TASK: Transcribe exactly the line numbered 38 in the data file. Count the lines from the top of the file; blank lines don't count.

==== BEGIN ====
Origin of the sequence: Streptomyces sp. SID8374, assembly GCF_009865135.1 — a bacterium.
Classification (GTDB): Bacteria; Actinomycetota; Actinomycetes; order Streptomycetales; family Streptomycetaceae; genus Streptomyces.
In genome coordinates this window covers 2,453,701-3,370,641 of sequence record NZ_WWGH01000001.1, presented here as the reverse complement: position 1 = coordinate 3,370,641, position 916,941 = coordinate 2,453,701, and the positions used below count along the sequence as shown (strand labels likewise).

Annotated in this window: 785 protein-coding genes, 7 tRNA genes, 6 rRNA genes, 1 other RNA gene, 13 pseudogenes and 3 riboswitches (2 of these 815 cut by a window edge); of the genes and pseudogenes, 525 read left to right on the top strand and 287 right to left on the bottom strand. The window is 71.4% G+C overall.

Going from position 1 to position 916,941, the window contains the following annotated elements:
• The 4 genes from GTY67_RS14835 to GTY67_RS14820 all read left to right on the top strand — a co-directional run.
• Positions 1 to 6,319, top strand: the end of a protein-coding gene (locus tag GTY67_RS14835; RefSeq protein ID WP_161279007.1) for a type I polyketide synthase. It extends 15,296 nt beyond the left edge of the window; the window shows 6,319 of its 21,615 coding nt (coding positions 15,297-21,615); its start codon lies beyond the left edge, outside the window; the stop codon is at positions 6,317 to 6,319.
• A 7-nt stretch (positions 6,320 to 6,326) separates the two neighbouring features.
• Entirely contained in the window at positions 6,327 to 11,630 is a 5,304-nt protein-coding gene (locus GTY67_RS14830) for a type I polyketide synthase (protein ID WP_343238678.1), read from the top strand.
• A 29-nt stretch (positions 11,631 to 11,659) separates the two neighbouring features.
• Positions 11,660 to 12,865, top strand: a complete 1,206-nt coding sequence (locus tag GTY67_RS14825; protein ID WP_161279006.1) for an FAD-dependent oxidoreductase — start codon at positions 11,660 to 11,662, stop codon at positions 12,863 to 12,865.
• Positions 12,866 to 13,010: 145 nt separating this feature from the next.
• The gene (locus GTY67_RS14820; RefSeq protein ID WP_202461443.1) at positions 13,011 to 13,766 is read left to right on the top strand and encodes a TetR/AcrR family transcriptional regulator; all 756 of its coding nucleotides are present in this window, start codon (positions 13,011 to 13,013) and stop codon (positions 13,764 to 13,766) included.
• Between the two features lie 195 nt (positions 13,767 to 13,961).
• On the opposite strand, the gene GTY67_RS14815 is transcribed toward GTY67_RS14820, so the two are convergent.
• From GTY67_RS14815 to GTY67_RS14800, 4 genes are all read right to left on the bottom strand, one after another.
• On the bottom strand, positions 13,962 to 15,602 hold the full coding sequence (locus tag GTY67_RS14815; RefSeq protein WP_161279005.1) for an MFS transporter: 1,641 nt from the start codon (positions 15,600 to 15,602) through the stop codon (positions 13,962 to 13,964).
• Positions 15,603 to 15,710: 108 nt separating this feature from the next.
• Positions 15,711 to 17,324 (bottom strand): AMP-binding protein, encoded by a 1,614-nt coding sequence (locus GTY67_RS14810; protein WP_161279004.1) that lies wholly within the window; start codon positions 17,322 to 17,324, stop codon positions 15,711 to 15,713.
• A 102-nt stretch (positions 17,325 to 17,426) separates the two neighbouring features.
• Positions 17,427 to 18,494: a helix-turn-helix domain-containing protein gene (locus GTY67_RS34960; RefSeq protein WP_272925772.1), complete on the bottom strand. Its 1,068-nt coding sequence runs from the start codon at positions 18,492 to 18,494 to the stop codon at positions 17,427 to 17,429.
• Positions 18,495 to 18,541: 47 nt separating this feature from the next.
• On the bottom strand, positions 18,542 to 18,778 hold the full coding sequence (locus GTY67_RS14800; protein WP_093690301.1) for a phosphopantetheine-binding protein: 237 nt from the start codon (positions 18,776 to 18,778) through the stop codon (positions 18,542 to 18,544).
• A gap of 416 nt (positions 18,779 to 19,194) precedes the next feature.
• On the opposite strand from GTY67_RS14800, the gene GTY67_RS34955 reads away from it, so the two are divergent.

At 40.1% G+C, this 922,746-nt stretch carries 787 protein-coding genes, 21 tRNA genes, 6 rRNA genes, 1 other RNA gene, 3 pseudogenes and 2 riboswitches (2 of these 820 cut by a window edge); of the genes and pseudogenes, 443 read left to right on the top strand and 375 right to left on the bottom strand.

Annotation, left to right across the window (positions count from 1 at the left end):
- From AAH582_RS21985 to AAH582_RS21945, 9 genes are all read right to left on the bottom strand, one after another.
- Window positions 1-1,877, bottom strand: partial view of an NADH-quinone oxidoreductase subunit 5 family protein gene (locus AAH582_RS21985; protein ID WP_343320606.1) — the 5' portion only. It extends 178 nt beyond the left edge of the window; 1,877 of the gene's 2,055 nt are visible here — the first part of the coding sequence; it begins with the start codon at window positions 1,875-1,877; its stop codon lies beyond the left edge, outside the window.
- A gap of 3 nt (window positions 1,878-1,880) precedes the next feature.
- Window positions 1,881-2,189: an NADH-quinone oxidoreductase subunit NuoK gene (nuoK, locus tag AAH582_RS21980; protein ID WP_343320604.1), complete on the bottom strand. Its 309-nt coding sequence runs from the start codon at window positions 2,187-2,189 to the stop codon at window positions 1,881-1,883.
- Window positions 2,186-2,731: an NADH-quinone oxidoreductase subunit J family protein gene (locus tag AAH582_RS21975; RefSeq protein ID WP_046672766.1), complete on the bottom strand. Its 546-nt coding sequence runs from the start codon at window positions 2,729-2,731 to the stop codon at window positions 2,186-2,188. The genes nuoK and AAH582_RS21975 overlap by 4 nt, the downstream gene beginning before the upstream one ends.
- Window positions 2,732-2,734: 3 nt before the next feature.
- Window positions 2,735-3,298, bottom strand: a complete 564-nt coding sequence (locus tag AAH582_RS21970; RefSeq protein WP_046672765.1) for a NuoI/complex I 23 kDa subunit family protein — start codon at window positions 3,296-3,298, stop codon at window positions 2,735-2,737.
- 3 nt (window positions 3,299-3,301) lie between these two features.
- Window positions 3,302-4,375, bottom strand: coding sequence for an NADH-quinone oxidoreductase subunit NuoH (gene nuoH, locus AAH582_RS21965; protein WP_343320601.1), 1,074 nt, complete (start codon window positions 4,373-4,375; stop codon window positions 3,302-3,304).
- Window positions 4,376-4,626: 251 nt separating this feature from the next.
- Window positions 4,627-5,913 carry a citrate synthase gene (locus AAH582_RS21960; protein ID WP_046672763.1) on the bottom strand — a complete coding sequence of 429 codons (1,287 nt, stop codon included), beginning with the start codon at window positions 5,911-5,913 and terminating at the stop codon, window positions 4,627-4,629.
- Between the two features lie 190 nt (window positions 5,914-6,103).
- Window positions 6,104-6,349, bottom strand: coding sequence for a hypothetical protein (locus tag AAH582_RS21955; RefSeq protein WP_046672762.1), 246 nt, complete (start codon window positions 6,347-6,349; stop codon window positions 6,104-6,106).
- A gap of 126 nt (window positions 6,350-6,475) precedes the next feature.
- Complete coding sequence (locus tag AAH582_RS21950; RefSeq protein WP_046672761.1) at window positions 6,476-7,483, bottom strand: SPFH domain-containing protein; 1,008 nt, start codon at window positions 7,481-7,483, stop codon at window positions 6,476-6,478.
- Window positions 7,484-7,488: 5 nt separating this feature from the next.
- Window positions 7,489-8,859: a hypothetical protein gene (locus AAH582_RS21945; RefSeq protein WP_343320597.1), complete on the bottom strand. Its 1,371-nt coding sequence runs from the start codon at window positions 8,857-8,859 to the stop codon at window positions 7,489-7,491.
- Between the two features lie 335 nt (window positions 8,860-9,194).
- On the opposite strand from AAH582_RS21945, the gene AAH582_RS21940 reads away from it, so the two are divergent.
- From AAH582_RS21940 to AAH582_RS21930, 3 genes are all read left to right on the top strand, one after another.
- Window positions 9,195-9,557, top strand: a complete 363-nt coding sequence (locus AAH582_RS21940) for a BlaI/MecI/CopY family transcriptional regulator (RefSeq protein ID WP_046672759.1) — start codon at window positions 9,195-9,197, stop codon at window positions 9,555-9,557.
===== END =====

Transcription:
- Window positions 4,627-5,913 carry a citrate synthase gene (locus AAH582_RS21960; protein ID WP_046672763.1) on the bottom strand — a complete coding sequence of 429 codons (1,287 nt, stop codon included), beginning with the start codon at window positions 5,911-5,913 and terminating at the stop codon, window positions 4,627-4,629.